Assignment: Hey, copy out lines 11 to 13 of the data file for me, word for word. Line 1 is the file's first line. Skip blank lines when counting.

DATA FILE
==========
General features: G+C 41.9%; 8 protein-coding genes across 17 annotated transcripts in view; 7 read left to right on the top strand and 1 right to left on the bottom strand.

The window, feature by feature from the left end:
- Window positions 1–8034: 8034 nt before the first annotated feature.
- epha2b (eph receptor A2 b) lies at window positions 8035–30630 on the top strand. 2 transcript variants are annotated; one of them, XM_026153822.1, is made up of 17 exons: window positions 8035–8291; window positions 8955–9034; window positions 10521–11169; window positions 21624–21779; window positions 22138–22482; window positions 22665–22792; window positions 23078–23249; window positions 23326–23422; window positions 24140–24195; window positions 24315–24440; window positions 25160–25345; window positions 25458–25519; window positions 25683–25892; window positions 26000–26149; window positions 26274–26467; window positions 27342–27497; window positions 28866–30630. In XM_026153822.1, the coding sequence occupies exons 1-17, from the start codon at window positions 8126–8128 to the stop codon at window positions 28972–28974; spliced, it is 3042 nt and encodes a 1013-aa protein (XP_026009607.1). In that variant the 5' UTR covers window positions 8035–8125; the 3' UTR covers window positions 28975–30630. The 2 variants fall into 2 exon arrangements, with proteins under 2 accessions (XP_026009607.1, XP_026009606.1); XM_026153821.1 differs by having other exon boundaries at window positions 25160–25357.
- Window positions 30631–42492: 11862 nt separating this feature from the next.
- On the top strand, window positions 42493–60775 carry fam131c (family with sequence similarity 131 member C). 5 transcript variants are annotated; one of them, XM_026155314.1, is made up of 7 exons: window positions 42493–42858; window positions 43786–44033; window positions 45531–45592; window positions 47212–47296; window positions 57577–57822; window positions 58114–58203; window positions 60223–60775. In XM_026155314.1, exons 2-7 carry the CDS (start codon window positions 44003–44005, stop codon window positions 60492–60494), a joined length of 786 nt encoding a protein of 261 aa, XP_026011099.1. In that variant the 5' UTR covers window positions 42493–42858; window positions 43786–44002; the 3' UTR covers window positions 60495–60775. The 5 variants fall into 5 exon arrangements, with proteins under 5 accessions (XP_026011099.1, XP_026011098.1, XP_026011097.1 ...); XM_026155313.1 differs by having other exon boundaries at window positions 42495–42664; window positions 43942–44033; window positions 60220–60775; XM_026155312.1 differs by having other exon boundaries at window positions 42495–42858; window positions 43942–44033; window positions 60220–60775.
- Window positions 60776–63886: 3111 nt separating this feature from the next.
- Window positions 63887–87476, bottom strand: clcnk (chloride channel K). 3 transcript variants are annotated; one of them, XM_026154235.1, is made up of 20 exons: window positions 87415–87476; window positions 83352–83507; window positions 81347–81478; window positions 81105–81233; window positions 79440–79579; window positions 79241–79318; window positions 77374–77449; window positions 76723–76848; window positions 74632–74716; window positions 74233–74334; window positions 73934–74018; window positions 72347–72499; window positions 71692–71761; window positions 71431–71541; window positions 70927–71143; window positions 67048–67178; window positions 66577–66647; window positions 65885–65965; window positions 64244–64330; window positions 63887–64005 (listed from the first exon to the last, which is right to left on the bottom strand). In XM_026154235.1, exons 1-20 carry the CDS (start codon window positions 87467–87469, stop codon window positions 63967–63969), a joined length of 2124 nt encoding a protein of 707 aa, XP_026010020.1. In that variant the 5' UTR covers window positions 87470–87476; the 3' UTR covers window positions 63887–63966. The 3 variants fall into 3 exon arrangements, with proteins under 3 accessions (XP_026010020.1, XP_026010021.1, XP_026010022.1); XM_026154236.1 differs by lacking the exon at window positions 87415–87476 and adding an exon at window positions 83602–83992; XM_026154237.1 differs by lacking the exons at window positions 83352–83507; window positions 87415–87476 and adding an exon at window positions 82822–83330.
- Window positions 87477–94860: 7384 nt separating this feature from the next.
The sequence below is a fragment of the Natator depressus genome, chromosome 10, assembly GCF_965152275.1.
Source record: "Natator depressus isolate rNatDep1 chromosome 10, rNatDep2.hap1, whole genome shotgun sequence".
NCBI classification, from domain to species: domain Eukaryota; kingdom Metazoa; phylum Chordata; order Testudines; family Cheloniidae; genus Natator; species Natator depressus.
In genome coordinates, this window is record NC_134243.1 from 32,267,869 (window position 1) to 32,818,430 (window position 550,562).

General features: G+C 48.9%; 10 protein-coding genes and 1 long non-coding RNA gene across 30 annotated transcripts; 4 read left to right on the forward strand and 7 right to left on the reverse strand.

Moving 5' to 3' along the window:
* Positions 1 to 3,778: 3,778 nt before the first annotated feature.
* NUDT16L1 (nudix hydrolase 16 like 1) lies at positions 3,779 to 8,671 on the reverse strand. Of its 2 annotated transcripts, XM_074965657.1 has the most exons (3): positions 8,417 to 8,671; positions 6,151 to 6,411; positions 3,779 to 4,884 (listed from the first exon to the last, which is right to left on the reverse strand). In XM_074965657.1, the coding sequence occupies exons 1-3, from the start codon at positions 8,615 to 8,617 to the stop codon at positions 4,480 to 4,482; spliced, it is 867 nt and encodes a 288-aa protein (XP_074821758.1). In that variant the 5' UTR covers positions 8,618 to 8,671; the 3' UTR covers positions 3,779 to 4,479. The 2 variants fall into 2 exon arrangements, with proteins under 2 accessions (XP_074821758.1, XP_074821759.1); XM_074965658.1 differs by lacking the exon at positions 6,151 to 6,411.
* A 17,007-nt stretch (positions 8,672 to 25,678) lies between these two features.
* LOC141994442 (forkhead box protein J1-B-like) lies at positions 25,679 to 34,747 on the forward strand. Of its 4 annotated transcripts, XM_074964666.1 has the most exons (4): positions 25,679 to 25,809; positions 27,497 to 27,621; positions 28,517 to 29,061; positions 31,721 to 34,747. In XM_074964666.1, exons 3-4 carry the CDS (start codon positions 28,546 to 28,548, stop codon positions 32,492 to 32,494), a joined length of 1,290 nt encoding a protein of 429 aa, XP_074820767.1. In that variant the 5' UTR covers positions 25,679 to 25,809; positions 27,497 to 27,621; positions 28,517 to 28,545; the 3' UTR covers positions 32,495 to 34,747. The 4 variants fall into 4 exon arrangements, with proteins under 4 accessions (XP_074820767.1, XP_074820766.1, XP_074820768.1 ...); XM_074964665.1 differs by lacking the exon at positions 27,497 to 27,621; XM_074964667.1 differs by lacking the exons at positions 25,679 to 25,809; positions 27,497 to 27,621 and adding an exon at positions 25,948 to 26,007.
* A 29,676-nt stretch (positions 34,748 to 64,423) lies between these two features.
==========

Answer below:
Source record: "Natator depressus isolate rNatDep1 chromosome 10, rNatDep2.hap1, whole genome shotgun sequence".
NCBI classification, from domain to species: domain Eukaryota; kingdom Metazoa; phylum Chordata; order Testudines; family Cheloniidae; genus Natator; species Natator depressus.
In genome coordinates, this window is record NC_134243.1 from 32,267,869 (window position 1) to 32,818,430 (window position 550,562).